An opinion by Tim House
The fallout from the LIBOR investigations continues to dominate the regulatory enforcement agenda and will gradually move towards a focus on the anti-trust aspects, as well as criminal prosecutions of individuals.
The pace of follow-on civil claims in the courts, with claimants seeking to rely on regulatory findings (of both UK and U.S. regulators) to progress their claims against banks will increase. The lasting relevance of this from a regulatory enforcement perspective is the increased emphasis that the Anti-Trust Division of the U.S. Department of Justice has now put on investigating aspects of the financial services industry – as John F Terzaken points out in his article in the US section.
In the UK market we continue to see banks facing increasingly invasive and demanding regulatory oversight. Banks are finding it harder and harder to have a rational conversation with their regulators. There is a growing recognition that the severity of action against banks and the enormity of recent fines is impacting investor appetite in the sector which can have an impact on banks’ ability to raise capital to meet new regulatory requirements and can impact their ability to nurture a weak economic recovery. The Association of British Insurers (ABI), for instance, has highlighted that difficulties in the banking sector are being felt in the wider economy, in particular by pension funds. None of this, however, looks like affecting the enforcement agenda yet. The ABI notes that investor appetite is significantly adversely affected by lack of regulatory clarity and notes a concern that the UK may impose more stringent requirements than other jurisdictions.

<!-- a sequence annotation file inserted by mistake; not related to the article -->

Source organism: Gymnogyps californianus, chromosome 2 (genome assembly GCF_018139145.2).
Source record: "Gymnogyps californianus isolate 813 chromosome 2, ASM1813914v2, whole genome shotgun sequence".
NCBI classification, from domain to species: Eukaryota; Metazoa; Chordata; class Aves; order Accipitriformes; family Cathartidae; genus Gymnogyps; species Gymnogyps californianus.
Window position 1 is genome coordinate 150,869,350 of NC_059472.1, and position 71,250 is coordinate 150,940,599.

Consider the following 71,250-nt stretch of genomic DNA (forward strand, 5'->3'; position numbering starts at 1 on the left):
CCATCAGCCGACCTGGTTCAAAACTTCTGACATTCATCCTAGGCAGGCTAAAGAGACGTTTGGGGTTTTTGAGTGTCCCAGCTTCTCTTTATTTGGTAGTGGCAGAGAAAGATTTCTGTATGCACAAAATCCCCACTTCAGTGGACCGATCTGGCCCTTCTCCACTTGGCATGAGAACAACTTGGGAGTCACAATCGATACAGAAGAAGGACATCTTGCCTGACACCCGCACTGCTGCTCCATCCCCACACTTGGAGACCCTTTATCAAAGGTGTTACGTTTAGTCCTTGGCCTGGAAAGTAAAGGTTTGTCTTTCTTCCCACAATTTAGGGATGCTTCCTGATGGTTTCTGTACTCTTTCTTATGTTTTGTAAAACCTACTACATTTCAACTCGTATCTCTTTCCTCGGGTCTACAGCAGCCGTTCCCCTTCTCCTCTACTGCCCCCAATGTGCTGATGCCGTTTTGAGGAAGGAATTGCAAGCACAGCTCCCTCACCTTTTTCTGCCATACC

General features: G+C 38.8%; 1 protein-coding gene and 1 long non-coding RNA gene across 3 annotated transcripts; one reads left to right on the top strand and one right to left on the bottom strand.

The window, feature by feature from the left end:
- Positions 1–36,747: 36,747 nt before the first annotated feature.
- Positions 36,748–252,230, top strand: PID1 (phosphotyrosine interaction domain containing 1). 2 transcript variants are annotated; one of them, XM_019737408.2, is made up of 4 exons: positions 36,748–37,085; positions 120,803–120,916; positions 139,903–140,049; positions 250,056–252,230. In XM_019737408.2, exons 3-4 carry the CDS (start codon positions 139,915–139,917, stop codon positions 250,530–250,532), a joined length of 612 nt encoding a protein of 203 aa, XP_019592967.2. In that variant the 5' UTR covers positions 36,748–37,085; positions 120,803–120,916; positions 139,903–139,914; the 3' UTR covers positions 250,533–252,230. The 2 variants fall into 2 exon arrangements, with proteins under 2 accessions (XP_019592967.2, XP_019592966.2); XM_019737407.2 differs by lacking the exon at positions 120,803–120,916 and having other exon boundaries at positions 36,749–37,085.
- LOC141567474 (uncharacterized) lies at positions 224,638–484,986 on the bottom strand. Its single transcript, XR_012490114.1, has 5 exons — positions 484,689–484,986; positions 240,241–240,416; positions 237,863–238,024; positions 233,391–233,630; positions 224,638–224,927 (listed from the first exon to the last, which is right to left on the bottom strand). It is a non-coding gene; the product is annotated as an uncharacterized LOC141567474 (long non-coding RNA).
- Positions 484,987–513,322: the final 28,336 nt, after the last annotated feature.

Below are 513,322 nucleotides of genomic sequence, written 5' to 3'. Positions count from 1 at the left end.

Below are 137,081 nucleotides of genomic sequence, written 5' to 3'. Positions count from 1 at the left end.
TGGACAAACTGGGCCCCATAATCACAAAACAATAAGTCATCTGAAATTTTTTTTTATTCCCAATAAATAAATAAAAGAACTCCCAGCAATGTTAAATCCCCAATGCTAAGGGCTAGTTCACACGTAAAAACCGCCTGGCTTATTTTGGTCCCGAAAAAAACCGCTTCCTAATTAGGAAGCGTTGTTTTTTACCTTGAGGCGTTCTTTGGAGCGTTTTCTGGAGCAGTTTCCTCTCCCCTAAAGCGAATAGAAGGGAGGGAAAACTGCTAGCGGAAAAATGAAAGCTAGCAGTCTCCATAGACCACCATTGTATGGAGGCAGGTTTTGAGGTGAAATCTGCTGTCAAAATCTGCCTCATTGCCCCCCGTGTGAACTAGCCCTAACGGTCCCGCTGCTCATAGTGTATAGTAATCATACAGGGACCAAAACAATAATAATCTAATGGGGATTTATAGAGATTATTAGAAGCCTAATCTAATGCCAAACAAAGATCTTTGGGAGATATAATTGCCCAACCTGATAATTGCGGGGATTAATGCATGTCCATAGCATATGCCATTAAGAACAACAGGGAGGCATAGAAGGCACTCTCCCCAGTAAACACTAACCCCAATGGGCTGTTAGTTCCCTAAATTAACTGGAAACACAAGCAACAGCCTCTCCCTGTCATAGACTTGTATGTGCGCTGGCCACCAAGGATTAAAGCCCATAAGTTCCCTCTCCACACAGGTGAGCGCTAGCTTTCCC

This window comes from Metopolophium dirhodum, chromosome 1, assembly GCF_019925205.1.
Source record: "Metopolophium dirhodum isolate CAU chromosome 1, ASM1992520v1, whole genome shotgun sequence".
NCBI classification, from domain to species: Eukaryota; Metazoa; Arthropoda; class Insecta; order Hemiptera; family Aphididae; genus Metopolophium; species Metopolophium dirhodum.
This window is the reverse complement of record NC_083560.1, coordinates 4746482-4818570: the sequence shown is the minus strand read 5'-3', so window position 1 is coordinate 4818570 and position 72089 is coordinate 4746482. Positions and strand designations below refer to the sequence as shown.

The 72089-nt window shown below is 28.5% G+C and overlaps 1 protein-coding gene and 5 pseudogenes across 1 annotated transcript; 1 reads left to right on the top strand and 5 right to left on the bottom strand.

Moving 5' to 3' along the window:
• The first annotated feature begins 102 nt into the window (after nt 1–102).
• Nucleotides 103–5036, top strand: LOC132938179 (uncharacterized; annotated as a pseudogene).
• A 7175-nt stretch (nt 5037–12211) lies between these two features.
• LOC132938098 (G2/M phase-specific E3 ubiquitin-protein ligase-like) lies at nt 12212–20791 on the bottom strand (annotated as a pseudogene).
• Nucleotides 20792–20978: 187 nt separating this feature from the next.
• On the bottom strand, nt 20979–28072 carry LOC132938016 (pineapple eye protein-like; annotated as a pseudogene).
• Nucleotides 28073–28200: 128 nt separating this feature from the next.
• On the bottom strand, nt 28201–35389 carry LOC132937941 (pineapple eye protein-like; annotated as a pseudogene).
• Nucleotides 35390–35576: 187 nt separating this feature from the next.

Senior management remain a focus of attention for UK regulatory agencies. The FSA recently wrote to CEOs reminding them about conflicts of interest between their asset managers and customers, and seeking declarations in this regard. The FSA has said we should expect to see enforcement work in this area.
A current global theme is the harmonisation of regulation internationally. While this is a desirable goal at a policy level, at the point of enforcement the picture remains (and is increasingly) fragmented. On the ground, repeatedly we see local regulators and courts tasked with enforcing such regulations taking decisions for apparently domestic or political reasons. This is a continuing conflict.
In Asia, a consistent message is that litigation is not the primary worry for banks; rather the focus is on regulatory investigations, in particular investigations that span different markets and which are seemingly driven by U.S.-style investigation techniques. We have noted previously the challenges thrown up by the extraterritorial ambit of U.S. jurisdiction clashing with local concerns about national sovereignty and the right of self determination. There continues to be much New York based litigation against Chinese account holders which gives rise to many difficulties in this context. The U.S. Securities and Exchange Commission (SEC), for example, has issued over 50 requests for information to China recently. The majority of these requests have received no meaningful response. Against this backdrop, it is very difficult to advise clients in China as to the ambit and effectiveness of U.S. “long arm” law.
A current global theme is the harmonisation of regulation internationally. While this is a desirable goal at a policy level, at the point of enforcement the picture remains (and is increasingly) fragmented.